Some questions and answers about moving
Driving across the country, should I book hotels in advance?
In general, it is hard to know precisely how far you will travel in a day. If you drive in the winter, for example, a potential snowstorm on the second day could delay your whole itinerary. On the other hand, you might realize along the way that on the Prairies the sun is up past 11pm during the summer and you can drive a lot longer than you expected. If you are on a tight schedule or are simply not interested in sightseeing, my advice is to benchmark some hotels/motels, but it is not necessary, maybe even better not to book anything in advance. Generally, you will find accommodations in every little town on the way, although not every town may have choices to match your exact taste. That said, you should plan an approximate itinerary before you leave; have an idea of which towns you will be staying in. If moving during the high season, contact a few accommodations while planning and ask how busy they are; it’s an easy way to avoid surprises.
How long can I drive in a day?
This really depends on you. Some people draw the line after 5 hours on the road. But I think that anywhere between 10 to 14 hours is reasonable. This will also vary on the driving conditions. Plan for less and drive longer.
What’s the best way to navigate?
Do NOT rely on your 3G smartphone! Get a map or an offline GPS. Between major towns, it is more than probable that your cellular service will be down, especially when you most need it!
Can I break my lease?
Yes, but it has to be a mutual agreement between the tenant and landlord. That said, in most cases, if you want or need to move early, you can choose to find a new tenant for your apartment and sub-let it until the end of your lease. Basically, you will be posting an ad on Kijiji or similar classified service and conducting the interviews on behalf of your landlord. By the way, your landlord also needs to agree to the new tenant.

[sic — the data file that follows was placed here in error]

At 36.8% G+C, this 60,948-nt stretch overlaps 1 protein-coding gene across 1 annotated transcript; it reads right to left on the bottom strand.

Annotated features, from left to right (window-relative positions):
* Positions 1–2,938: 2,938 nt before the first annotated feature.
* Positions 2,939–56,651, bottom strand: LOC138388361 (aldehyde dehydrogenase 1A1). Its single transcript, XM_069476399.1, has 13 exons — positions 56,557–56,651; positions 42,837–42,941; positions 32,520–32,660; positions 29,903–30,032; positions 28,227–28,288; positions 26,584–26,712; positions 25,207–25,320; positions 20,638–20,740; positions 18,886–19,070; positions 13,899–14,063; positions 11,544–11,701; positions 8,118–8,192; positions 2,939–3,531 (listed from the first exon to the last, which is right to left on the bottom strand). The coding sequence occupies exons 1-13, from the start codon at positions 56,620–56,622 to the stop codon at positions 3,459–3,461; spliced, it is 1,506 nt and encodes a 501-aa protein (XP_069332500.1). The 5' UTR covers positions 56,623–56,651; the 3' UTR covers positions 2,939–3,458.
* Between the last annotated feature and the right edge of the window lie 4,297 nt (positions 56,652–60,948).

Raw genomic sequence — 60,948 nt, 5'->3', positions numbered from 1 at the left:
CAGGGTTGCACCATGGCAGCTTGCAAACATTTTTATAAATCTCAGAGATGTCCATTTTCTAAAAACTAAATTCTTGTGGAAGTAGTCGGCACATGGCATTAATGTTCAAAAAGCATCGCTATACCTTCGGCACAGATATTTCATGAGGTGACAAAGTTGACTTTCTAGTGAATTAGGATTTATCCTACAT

How cold is it really in Alberta during the winter?
So this might be a little off topic but I wanted to share a personal experience related to moving.
I lived in Edmonton during the 2014/2015 winter season. I had heard the worst; every Albertan was pleased to brag about how cold and dry it gets during the winter. They mentioned time after time that I would be missing my easy “Quebec” cold and that I would avoid leaving my apartment at all costs. For my part, I thought I was prepared. I had sharpened my skates and brought my -30 Celsius winter jacket with me. I was ready to get my beard frozen and wear a second pair of socks to go to work.
Ironically, my problem was that I did not own a mild weather jacket. Following a rough week in early September and a relatively substantial snowstorm, the winter averaged around 0 Celsius, reaching +10 Celsius for a full week in February. Not to mention that the driving ranges opened in March. Alberta, you’re getting soft, I guess!
As a student, should I change my address every time I move?
As a student, you have the right to keep your address at your parents’ residence even if you live in an apartment or college/university residence. If you have this opportunity, it is a great temporary solution. However, if you study far away from the family nest, you might find it annoying when important mail such as replacement credit cards, insurance and registration papers, voting documents and paper bills (if you still use those) are mailed to your parents rather than directly to you.